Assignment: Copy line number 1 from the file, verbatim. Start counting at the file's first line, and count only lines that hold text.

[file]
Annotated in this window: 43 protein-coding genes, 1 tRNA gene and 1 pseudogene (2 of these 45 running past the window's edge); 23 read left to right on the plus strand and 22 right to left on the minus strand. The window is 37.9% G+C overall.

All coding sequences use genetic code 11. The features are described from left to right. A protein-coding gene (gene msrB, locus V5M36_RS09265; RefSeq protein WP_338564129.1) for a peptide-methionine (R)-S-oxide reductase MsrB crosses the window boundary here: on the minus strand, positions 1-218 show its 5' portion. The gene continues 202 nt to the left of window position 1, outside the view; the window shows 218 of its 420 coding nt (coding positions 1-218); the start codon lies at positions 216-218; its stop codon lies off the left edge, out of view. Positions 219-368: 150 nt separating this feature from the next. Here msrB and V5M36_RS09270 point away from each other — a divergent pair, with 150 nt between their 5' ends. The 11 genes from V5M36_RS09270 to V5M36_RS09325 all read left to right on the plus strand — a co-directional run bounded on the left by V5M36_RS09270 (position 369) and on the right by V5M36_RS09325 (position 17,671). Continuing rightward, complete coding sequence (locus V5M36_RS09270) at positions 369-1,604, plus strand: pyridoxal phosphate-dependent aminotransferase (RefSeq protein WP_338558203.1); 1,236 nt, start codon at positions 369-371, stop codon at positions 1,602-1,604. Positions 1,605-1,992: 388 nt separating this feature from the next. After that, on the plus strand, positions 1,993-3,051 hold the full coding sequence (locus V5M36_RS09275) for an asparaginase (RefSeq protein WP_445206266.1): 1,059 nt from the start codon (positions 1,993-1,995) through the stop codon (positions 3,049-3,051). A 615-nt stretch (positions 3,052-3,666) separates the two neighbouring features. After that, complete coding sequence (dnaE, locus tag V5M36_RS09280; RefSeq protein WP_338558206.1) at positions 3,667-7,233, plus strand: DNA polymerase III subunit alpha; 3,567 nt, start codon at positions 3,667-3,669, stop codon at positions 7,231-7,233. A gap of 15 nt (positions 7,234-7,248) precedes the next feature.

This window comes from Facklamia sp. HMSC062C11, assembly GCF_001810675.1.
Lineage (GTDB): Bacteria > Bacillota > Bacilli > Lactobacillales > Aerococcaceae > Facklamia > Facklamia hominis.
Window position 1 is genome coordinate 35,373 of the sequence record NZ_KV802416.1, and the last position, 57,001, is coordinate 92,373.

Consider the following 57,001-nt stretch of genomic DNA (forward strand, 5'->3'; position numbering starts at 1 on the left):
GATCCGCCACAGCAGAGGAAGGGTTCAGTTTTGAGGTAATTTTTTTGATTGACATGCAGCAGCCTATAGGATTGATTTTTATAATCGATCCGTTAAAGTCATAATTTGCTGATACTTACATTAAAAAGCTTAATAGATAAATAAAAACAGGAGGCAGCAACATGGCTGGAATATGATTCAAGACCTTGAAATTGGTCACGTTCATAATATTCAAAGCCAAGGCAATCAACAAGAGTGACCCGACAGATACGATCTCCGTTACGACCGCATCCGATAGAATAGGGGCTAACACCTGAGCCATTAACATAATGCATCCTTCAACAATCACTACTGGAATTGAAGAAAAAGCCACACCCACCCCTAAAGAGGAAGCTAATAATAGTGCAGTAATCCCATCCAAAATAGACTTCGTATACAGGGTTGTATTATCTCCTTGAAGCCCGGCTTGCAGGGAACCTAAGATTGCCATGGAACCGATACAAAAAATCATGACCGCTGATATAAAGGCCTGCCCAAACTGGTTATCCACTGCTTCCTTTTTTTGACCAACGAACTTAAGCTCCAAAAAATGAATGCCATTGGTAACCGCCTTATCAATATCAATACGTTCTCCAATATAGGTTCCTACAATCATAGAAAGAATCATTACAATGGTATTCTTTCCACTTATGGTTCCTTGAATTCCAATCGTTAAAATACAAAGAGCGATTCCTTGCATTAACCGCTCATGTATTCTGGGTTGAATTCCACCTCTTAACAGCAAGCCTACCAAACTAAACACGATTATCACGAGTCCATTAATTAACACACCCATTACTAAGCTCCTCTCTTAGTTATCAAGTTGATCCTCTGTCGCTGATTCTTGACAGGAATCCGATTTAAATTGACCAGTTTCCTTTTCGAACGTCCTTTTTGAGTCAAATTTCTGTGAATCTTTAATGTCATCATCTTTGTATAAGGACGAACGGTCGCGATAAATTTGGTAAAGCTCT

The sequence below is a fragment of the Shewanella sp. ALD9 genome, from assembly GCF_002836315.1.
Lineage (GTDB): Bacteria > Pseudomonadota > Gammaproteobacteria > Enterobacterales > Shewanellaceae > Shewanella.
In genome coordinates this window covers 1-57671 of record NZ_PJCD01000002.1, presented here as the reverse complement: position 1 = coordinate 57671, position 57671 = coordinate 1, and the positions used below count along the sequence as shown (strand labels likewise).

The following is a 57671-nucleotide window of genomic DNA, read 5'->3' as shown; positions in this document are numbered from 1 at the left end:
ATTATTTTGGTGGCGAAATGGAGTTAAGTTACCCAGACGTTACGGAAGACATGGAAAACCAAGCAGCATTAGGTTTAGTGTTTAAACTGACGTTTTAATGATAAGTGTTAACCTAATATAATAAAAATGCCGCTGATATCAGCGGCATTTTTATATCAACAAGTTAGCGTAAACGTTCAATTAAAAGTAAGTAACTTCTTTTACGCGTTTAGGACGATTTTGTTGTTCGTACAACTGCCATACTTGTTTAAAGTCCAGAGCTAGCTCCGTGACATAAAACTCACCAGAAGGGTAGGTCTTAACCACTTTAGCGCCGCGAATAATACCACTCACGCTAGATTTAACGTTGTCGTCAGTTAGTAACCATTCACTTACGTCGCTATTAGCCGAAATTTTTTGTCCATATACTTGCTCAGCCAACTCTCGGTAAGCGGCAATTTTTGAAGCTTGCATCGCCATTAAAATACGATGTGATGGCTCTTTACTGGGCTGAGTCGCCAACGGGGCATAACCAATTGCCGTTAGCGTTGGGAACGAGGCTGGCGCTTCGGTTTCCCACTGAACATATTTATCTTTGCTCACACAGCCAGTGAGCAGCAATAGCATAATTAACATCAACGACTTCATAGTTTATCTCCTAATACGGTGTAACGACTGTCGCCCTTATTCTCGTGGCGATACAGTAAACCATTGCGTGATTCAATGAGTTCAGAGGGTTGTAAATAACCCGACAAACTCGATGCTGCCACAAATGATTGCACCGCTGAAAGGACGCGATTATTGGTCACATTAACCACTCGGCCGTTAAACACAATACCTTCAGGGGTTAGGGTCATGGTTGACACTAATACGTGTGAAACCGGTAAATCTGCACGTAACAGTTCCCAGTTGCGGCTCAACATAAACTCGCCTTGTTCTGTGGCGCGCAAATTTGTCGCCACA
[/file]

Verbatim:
Annotated in this window: 43 protein-coding genes, 1 tRNA gene and 1 pseudogene (2 of these 45 running past the window's edge); 23 read left to right on the plus strand and 22 right to left on the minus strand. The window is 37.9% G+C overall.